X-ray CT imaging

CT, a type of tomographic imaging, is a 3D visualization of the internal structure of a scanned object depending on the absorption and transmission of X-ray [57]. In CT imaging, high atomic number elements (high Z elements) with strong X-ray attenuation properties are often used as contrast agents in order to increase the contrast between the target tissue and the adjacent tissue. Especially X-ray scintillation MOFs constructed from high atomic number metal cluster nodes (Z = 72 for Hf and Z = 40 for Zr), where the Hf(IV) and Zr(IV) cations act as antennas by absorbing X-ray photons and converting them to fast electrons by the photoelectric effect. The generated electrons scintillate/excite multiple anthracene-based optical emitters in the MOF through inelastic scattering, leading to efficient generation of detectable photons in the visible spectrum. Most importantly, NMOFs have the ability to preferentially deposit in tumors by enhancing permeability and retention (EPR) effect [58]. Large amounts of high Z elements can be easily incorporated into MOFs with extremely high payloads to form CT contrast agents. For example, the ability of two NMOFs as CT contrast agents, namely Zr-UiO and Hf-UiO, in which metal loading up to 37 wt% to Zr and 57 wt% to Hf, were demonstrated by Lin and co-works [59]. Xie et al. prepared a UiO-PDT nanosystem containing iodine-boron-dipyrromethene (BODIPY) dyes by ligand exchange [60]. The low toxicity and good biocompatibility of UiO-PDT allow it to be administered in animals without significant side effects, even at a dose of 100 mg/kg. Moreover, UiO-PDT could be enriched at the tumor site and produced optimal CT imaging after approximately 24 h of intravenous injection. Liu groups prepared core–shell NMOFs by combining IR825 with Mn2+ and Hf4+ to form multimodal imaging agents [61]. In the NMOF, each substance has its own function. Mn2+ ion, high-Z element Hf4+ ion, and the ligand IR825 are used as MRI contrast agents, enhance CT signal and radiation sensitivity, and as photothermal agents, respectively.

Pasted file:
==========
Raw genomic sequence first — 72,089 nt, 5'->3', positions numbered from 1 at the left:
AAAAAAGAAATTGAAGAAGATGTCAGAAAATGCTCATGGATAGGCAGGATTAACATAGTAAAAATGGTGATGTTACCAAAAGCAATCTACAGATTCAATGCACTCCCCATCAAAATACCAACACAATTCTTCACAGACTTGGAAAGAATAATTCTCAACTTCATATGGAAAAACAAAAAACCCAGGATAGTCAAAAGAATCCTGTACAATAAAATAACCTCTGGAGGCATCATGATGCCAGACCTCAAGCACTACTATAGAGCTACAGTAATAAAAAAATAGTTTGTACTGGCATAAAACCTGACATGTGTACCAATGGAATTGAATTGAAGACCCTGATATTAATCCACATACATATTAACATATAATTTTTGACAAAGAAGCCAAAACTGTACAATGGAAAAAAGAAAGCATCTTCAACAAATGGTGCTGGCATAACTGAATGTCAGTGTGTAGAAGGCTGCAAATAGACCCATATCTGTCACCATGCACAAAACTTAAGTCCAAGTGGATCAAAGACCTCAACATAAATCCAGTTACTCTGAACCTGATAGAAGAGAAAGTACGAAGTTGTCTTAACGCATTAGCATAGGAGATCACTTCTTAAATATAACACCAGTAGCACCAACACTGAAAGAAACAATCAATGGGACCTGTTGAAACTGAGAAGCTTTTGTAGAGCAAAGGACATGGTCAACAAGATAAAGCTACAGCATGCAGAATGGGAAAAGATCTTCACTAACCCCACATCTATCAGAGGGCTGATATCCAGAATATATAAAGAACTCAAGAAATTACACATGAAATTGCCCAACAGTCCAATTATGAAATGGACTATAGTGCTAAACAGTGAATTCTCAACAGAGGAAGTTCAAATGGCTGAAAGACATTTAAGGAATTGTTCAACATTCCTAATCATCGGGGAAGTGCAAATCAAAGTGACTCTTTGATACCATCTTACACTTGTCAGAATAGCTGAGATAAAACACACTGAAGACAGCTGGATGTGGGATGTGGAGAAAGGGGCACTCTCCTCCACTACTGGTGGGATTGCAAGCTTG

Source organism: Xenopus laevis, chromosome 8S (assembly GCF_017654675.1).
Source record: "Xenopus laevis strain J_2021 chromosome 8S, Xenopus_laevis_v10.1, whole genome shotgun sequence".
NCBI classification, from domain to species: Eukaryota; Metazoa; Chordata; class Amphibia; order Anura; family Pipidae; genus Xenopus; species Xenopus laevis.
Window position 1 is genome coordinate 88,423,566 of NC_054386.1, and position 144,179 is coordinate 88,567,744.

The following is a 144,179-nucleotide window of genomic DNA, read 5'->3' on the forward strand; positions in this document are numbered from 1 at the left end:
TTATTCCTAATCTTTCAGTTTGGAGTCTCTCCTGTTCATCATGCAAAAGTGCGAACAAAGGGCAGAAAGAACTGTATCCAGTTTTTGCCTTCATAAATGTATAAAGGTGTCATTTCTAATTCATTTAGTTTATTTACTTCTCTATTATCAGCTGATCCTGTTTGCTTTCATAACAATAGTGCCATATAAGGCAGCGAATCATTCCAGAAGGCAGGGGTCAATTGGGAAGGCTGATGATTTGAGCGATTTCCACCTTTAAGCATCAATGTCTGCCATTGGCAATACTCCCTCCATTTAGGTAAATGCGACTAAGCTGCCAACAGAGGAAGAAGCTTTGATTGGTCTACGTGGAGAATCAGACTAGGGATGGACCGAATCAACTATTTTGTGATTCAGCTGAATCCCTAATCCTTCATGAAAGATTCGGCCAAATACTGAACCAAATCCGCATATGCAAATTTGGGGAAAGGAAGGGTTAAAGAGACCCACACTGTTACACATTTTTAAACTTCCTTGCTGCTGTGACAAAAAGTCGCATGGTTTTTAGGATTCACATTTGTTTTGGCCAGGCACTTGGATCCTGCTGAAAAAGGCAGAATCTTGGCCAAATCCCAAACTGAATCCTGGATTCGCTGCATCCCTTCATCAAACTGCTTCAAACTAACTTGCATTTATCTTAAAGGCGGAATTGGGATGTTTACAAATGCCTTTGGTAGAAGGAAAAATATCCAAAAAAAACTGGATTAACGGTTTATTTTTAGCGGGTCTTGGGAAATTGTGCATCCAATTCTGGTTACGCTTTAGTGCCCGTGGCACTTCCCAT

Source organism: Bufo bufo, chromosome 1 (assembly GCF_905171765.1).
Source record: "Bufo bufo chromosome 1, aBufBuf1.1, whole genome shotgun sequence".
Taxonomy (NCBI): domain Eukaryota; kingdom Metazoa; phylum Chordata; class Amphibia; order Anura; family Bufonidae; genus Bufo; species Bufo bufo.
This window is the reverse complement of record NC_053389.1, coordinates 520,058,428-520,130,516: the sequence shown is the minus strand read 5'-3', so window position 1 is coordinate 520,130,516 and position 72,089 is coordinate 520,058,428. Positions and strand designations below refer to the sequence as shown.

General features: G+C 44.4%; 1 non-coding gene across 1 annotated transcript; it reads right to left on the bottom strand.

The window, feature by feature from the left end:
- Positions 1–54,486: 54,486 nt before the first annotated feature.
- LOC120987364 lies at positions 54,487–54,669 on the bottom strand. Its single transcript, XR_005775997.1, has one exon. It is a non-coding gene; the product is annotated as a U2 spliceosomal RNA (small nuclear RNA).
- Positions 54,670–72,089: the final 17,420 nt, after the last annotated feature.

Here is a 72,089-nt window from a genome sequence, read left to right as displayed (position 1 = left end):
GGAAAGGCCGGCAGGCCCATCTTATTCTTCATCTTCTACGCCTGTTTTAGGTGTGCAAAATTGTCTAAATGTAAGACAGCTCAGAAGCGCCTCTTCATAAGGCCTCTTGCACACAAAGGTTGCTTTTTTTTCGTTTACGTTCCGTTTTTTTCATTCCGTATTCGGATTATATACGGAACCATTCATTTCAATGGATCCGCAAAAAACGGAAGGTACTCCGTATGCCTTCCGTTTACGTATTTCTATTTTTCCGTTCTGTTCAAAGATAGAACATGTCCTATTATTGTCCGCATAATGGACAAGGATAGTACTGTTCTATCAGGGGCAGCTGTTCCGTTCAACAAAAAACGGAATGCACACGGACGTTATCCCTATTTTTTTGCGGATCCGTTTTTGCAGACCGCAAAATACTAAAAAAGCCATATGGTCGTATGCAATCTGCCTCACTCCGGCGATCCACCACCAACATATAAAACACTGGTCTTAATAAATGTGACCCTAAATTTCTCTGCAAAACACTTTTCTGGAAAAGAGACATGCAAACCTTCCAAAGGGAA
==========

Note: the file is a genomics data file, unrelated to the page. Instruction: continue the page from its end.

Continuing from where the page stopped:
In addition to the addition of high Z elements to the MOFs backbone, NMOFs can be combined with other nanoparticles (e.g. gold nanorods) to obtain CT imaging capabilities [62]. Such as, the Au@MIL-88(Fe) composite system with CT, MRI and photoacoustic (PAI) tri-modal imaging capabilities was obtained by Tian group (Fig. 5a and b) [63]. Cell viability of U87MG cells was greater than 90% indicating that the as-prepared Au@MIL-88(Fe) exerted negligible cytotoxicity even at high concentrations (400 × 10−9 M). Moreover, the Au@MIL-88(Fe) nano-system can significantly improve the sensitivity, depth, and spatial resolution of glioma imaging and the effect of all three modalities has been demonstrated by in vitro and in vivo experiments. As can be seen from these latter examples, the addition of nanoparticles to MOF to make it intrinsically magnetically active metal is an attractive alternative, but this solution has additional components on top of MOF synthesis as well as synthesis steps, which may then complicate the large-scale manufacture of any MOF-based clinical CT contrast agent.

Fig. 5
figure 5

a Fabrication process and TEM photograph of Au@MIL-88(Fe); b application to multimodality imaging-based tumor diagnosis. Reproduced with permission [63]. Copyright 2016, Wiley

X-ray PET